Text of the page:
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Volume 20, Number 33 | The Newspaper of Lower Manhattan | Dec. 28, 2007 - Jan. 3, 2008

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Editorial

Some wishes at the new year

Winter is upon us, 2007 is almost over, and so once again we turn our thoughts to New Year’s wishes of the community kind:

We hope Manhattan District Attorney Robert Morgenthau continues to make progress in his investigation into the fatal fire at the former Deutsche Bank building. With our report this week of more safety violations at the building, it is clear the only way to shake officials out of their “business as usual” attitude and secretive leanings is public exposure of their misdeeds and criminal trials if they are warranted. Safety must be the first priority, a particularly important wish given that construction activity throughout Lower Manhattan is expected to increase even more next year.

Our wish is for construction progress at the World Trade Center site to continue apace while respecting the sleep needs of local residents. With so much construction all over Lower Manhattan we renew last year’s wish for help for small business owners struggling to stay afloat near ripped up streets. The Lower Manhattan Development Corp. and the city have suggested a retail rent subsidy, which should help. Officials should make sure they finally approve the plan next month, and checks are really put in the mail this spring.

The long-delayed idea of arts and culture is dusted off, and private and public fundraising finally begins in 2008.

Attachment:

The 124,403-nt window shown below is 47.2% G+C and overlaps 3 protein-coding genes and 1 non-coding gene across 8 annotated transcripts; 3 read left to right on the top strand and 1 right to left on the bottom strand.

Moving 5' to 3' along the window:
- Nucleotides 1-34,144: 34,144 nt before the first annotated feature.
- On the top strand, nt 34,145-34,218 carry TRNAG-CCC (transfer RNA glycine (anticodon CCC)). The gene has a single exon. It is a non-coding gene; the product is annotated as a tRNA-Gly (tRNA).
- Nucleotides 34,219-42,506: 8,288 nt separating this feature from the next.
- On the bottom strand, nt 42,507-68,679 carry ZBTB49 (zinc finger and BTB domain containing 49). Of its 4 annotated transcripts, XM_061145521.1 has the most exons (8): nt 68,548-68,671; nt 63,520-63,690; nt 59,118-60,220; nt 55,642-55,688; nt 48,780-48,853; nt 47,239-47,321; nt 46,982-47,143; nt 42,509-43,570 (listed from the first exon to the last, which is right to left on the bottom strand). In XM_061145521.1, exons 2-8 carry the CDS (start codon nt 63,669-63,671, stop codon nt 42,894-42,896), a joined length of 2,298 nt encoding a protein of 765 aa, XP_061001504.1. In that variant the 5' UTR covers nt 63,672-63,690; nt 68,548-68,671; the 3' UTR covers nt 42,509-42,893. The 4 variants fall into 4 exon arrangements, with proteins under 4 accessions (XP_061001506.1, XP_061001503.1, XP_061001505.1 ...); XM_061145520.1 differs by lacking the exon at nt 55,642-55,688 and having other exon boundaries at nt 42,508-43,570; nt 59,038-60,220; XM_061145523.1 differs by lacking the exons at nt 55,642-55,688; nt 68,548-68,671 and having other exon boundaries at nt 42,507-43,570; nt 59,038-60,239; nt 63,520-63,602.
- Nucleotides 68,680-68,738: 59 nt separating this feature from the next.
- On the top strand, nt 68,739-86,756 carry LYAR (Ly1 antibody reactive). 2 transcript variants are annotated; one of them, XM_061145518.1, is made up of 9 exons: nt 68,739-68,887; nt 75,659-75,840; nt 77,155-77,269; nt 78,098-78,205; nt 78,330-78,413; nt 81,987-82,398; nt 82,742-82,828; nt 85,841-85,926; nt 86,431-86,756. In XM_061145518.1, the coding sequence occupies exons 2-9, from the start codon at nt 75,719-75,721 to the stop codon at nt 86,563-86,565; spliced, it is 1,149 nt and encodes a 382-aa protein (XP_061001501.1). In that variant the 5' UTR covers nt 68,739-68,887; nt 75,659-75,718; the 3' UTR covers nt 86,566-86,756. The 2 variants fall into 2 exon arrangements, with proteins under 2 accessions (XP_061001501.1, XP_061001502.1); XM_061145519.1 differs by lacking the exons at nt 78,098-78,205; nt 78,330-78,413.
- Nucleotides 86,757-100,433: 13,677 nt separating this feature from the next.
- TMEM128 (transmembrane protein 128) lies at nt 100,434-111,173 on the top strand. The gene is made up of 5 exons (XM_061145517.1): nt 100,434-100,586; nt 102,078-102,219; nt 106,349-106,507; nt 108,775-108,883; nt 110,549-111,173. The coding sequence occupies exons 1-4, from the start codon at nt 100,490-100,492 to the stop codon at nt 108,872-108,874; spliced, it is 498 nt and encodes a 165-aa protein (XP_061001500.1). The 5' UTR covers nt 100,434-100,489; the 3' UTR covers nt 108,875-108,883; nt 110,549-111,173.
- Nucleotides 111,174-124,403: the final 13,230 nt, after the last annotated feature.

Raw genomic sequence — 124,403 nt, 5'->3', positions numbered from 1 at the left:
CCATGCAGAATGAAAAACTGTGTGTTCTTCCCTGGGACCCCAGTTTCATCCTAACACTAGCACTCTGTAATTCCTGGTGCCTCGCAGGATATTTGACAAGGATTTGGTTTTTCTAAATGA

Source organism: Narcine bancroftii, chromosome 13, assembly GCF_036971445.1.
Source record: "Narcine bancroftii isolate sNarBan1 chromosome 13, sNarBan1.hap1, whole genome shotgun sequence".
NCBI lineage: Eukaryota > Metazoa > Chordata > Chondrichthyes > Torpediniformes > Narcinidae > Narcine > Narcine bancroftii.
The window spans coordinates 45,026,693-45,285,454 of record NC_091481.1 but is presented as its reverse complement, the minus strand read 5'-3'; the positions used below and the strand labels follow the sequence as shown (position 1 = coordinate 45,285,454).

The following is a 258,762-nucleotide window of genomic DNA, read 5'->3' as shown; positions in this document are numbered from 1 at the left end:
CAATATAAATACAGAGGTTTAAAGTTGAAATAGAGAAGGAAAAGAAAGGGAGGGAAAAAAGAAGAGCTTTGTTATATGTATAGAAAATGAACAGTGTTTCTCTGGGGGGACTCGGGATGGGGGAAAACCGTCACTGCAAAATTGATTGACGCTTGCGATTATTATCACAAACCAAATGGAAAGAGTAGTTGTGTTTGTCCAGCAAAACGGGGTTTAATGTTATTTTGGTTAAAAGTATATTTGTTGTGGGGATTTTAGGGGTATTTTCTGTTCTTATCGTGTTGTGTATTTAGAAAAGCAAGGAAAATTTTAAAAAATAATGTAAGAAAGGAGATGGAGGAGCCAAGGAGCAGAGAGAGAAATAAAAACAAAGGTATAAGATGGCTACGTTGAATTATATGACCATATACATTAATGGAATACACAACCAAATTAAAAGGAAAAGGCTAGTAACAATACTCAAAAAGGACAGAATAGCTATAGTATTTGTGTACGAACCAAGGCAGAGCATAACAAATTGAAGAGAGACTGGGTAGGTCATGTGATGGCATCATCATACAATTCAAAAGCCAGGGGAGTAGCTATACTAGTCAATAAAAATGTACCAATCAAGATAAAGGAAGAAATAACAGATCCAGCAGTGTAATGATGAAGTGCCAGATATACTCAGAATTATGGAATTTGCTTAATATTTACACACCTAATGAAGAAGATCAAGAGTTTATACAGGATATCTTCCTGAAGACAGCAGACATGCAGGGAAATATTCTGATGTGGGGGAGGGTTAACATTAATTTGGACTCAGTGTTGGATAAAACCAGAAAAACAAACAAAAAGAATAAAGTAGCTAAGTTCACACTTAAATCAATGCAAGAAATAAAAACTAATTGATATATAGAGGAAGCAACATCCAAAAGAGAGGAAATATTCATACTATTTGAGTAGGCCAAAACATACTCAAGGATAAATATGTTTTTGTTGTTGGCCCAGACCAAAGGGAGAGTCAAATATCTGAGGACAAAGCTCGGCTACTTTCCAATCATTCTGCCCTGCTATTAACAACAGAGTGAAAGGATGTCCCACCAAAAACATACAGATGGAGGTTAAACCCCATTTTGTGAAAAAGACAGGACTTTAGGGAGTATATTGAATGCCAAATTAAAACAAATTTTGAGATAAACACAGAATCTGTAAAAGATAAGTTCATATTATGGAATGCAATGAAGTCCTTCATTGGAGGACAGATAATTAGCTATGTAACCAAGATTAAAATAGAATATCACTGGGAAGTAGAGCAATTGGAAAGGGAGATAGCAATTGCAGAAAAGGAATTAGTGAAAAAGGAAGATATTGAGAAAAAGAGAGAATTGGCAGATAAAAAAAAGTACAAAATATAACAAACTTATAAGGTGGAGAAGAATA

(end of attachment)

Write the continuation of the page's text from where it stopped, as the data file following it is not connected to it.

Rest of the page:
A congestion pricing plan in line with Mayor Bloomberg’s idea to reduce pollution and raise money is approved, thus providing the only realistic way to adequately improve, rather than debilitate, mass transit.

More money is found to avoid halting construction of the Hudson River Park’s Tribeca section. The Park’s Trust should also reject both plans for Pier 40 and give serious consideration to the Pier 40 Partnership’s conservancy idea. Related Companies has not made nearly enough changes to its Pier 40 plan to win community support, and can’t even commit to going forward with its plan within current law. The CampGroup/Urban Dove plan is less problematic, but the team has financial uncertanties and a partnership with the Partnership may be a good solution.

On the proposed three-district Department of Sanitation garage on Spring St., we hope the city realizes this would be, by definition, a “regional facility” under fair-share guidelines, requiring extra review. The precedent was the Lower East Side’s Pier 36, where Assemblymember Sheldon Silver successfully sued the city in 1993, arguing the pier was a “de facto dumping ground” for city operations.

Given the history, perhaps it’s merely wishful thinking to hope that last week’s announced park plan for Governors Island makes real progress in 2008. Leslie Koch, who heads the island’s development corporation, is right to try to implement the free bike program this summer and we wish her well.

General Growth Properties unveils a community-friendly plan for the South Street Seaport and moves quickly to make it happen.

Pathmark supermarket, which many Downtowners rely on for affordable, good food, stays open in 2008 and long into the future.

Finally as we look beyond our backyard, we hope America elects a president — whomever she or he may be — who will end the war, reestablish better relations with the world, get universal health care passed and reverse many other disastrous Bush policies. 





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